But the elder of the way-leaders saw that he was moved, and deemed that he was wondering at that house so trim and orderly amidst the wildwood, so he said:  "Here also do we after our behest to that marvellous and lovely Lady, that we suffer not this house to go to ruin: ever are some of our folk here, and every year about this season we send two or more to take the places of those who have dwelt in the House year-long: so ever is there someone to keep all things trim. But as to strangers, I have never in my life seen any Seeker of the Well herein, save once, and that was an old hoar man like to me, save that he was feebler in all wise than I be."

Now Ralph heard him talking, yet noted his words but little; for it was with him as if all the grief of heart which he had penned back for so long a while swelled up within him and burst its bounds; and he turned toward Ursula and their eyes met, and she looked shy and anxious on him and he might no longer refrain himself, but put his hands to his face (for they had now drawn rein at the garth-gate) and brake out a weeping, and wept long for the friend whose feet had worn that path so often, and whose heart, though she were dead, had brought them thither for their thriving; and for love and sorrow of him Ursula wept also.

But the old man and his grandsons turned their heads away from his weeping, and got off their horses, and went up to the house-door, whereby were now standing a carle and a quean of their people. But Ralph slowly gat off his horse and stood by Ursula who was on the ground already, but would not touch her, for he was ashamed. But she looked on him kindly and said:  "Dear friend, there is no need for shame; for though I be young, I know how grievous it is when the dead that we have loved come across our ways, and we may not speak to them, nor they to us.  So I will but bid thee be comforted and abide in thy love for the living and the dead." His tears brake out again at that word, for he was but young, and for a while there was a lull in the strife that had beset his days. But after a little he looked up, and dashed the tears from his eyes and smiled on Ursula and said:  "The tale she told me of this place, the sweetness of it came back upon me, and I might not forbear." She said:  "O friend, thou art kind, and I love thee."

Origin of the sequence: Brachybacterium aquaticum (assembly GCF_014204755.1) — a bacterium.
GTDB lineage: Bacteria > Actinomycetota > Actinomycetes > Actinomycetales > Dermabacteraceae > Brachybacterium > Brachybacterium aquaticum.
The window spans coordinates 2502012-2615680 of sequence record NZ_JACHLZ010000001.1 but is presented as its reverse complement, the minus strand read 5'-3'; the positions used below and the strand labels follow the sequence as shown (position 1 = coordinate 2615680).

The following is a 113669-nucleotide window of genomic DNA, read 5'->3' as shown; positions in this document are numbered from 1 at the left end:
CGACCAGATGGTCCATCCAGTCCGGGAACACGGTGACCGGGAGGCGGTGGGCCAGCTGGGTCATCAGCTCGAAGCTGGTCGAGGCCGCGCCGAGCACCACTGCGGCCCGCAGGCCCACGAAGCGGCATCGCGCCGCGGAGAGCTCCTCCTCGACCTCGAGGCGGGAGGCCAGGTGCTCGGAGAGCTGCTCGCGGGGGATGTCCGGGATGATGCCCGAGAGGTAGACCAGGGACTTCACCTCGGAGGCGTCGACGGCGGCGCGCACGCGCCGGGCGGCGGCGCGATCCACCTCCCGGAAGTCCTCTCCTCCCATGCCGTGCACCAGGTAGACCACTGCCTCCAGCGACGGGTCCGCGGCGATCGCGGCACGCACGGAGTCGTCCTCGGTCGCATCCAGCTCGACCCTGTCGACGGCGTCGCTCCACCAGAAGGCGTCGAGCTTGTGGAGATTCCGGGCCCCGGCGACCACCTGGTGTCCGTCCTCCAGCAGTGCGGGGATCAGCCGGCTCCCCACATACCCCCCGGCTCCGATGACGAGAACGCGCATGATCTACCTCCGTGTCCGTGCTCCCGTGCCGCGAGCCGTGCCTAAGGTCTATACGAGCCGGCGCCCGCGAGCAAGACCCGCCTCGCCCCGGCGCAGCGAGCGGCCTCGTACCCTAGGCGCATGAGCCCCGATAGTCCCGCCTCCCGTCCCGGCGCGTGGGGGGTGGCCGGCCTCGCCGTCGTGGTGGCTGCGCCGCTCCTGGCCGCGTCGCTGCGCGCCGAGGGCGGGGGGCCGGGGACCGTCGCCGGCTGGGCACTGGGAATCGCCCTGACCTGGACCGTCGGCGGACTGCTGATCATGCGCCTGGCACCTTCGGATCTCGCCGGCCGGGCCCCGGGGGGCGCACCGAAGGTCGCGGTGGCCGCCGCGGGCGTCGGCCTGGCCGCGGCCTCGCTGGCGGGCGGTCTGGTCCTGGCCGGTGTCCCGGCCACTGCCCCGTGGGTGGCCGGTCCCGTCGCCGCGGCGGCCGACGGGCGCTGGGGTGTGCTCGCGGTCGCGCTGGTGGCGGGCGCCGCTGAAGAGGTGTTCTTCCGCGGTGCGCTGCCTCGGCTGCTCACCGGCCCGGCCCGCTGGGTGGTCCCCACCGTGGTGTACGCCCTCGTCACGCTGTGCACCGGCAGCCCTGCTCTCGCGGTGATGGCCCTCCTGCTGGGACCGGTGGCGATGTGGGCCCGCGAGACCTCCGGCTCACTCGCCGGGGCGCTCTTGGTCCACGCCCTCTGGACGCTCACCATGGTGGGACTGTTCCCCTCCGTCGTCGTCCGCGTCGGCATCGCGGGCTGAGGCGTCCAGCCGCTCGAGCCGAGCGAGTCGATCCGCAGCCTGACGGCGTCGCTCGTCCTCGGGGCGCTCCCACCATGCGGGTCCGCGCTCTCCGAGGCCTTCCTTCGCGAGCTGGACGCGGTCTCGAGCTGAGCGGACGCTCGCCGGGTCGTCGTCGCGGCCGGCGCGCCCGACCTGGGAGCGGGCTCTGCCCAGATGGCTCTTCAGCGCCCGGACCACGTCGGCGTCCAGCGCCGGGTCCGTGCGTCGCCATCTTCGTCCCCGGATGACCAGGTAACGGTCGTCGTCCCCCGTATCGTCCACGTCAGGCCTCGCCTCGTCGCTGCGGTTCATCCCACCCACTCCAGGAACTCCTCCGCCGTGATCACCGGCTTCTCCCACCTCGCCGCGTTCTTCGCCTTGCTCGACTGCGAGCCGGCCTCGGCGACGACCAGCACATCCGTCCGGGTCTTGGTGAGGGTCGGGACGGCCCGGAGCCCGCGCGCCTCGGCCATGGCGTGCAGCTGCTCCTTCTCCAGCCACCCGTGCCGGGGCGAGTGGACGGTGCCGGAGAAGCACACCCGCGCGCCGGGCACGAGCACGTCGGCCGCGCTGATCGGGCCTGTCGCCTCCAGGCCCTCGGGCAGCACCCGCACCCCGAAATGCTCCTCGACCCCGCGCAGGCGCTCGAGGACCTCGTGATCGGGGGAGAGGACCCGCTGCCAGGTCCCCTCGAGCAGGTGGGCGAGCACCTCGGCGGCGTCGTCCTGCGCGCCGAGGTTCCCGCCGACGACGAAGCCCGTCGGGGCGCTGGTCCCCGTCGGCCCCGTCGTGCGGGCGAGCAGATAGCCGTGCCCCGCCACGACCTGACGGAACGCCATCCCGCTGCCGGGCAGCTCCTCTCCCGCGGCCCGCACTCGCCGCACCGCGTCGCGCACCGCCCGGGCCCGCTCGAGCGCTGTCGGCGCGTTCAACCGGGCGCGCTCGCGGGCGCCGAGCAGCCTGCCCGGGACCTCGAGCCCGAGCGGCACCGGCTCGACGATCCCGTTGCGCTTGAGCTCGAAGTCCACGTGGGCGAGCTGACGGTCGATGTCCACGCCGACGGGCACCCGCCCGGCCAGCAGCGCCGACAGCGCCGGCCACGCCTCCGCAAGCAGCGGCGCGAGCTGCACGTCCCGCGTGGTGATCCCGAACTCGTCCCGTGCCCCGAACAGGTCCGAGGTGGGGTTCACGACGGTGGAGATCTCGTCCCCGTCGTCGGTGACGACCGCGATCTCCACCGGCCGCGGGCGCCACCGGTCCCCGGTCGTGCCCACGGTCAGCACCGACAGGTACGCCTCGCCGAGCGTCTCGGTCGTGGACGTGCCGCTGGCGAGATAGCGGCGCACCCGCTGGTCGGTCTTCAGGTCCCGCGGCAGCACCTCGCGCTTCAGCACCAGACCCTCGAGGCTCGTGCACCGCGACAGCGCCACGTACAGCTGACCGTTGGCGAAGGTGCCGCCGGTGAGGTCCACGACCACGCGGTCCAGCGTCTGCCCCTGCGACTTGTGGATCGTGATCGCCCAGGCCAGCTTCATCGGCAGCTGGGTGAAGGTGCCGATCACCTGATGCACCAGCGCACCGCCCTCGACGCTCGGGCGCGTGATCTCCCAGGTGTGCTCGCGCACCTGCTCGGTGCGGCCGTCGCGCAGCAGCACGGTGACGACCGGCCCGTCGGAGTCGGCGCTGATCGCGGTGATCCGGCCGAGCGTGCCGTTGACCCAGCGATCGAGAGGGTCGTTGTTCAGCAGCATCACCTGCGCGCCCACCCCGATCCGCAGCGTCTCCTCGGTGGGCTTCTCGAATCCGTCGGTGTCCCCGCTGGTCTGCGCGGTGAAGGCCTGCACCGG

So then they joined hands and went through the garth together, and up to the door, where stood the wardens, who, when they saw them turning thither, came speedily down the path to them, and would have knelt in worship to them; but they would not suffer it, but embraced and kissed them, and thanked them many times for their welcome.  The said wardens, both carle and quean, were goodly folk of middle age, stalwart, and kind of face.

So then they went into the house together, and entered into the self-same chamber, where of old the Lady of Abundance had sickened for fear of the Sorceress sitting naked at her spell-work.